Eric Hosmer is the most desirable free agent at first base this year, and probably within the top five most desirable overall.
Read that sentence again a couple of times.
It’s slim pickings this offseason, the belt-cinching ahead of the feast which will follow the 2018 campaign. Hosmer is legitimately a big fish in a small pond, and almost as importantly he’s coming off a career year in which he hit .318/.385/.498 — the best marks he’s ever posted in the three aspects of the triple slash during his seven years in Major League Baseball, while playing all 162 games.
He won’t quite get the contract the Baltimore Orioles handed to Chris Davis after his 2015 — Davis’s career year was markedly better, and he’d already done something like it once before in 2013 — but the negotiations will be starting somewhere in the 6-plus-year, $150+ million range from the Hosmer camp. (There’s no risk of the much-ballyhooed “10-year contract” from earlier this year; it’s highly likely that if the legendary ask from Hosmer was even real, his people made it just to let Kansas City know how interested he was in pursuing free agency, and they leaked it to the media because, well, he could have just said no to negotiating.)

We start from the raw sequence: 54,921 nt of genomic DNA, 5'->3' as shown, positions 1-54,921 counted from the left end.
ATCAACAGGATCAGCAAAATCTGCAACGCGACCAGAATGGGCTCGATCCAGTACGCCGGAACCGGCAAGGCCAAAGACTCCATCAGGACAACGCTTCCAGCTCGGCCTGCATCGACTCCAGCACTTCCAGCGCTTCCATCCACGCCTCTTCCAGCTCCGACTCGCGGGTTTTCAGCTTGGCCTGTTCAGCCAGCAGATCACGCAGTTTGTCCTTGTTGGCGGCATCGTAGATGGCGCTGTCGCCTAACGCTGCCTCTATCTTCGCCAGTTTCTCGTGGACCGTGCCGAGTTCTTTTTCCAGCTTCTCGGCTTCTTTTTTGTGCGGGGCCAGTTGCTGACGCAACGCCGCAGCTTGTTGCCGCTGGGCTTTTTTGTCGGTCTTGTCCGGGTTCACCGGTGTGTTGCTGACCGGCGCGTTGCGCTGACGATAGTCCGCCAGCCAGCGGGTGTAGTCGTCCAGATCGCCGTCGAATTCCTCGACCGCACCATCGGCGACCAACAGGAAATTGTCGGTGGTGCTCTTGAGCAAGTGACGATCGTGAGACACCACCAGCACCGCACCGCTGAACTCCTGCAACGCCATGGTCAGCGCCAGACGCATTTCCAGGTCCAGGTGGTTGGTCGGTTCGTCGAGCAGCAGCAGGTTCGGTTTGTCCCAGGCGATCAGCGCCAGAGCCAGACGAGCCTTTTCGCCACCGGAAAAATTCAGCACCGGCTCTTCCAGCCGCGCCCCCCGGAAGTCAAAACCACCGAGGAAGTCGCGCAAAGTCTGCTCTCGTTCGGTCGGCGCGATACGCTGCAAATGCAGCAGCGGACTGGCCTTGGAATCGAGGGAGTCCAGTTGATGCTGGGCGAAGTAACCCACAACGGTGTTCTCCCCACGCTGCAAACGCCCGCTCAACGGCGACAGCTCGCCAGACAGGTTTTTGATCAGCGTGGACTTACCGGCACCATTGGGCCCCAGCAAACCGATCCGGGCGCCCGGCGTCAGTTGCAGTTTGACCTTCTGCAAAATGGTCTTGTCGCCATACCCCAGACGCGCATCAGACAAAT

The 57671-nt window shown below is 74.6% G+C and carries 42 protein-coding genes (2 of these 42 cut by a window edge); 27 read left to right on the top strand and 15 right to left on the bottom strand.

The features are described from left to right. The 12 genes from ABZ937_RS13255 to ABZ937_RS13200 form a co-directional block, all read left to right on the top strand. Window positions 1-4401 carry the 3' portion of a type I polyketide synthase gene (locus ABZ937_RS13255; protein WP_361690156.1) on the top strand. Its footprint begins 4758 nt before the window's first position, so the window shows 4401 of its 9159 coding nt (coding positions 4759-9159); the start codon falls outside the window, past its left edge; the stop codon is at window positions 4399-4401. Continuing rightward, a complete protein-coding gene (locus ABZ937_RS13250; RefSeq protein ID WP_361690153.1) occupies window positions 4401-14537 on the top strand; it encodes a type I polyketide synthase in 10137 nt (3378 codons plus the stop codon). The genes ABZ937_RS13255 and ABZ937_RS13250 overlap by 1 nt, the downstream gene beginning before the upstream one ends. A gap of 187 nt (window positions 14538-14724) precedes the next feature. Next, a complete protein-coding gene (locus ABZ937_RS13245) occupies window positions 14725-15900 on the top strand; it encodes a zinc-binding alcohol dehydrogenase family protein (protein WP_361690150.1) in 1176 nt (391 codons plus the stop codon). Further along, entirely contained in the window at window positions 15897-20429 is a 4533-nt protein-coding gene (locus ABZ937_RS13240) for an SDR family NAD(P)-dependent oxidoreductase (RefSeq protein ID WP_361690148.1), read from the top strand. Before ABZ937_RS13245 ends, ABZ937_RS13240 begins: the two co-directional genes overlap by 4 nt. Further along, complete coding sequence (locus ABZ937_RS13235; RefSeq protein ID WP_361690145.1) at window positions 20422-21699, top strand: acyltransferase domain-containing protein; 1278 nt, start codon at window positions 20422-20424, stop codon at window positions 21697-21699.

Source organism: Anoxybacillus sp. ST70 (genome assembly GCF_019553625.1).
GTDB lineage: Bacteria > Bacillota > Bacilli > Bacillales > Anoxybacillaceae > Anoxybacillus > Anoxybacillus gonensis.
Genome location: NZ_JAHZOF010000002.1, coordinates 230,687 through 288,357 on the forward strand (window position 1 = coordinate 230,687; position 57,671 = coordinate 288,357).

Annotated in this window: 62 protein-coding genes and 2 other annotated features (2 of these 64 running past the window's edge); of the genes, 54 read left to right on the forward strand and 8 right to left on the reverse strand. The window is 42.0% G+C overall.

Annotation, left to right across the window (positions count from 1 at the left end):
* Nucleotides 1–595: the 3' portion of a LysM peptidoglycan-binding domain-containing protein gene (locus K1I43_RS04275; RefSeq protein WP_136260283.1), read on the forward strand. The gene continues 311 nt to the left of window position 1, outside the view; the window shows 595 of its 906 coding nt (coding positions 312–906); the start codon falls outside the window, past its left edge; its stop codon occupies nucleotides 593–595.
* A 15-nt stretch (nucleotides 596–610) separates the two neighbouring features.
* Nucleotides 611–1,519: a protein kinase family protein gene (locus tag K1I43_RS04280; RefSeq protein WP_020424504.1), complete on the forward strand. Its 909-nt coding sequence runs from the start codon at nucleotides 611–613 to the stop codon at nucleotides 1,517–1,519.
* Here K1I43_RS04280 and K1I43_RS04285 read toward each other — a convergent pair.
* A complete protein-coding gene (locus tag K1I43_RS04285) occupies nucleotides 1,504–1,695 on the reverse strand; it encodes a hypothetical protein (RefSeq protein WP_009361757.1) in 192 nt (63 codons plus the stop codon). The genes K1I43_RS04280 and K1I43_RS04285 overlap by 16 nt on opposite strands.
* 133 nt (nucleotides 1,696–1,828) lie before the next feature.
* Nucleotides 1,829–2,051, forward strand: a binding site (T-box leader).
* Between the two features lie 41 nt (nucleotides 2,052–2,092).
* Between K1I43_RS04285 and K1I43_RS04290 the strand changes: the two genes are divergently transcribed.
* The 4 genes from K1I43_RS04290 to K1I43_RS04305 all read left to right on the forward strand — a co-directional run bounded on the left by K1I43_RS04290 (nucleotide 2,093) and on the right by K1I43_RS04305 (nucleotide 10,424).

With that in mind, and given that Logan Morrison is the consolation prize for any team that needs a first baseman but doesn’t want to pay over a hundred million dollars for the privilege, here are the three places Hosmer is most likely to end up.
- Kansas City Royals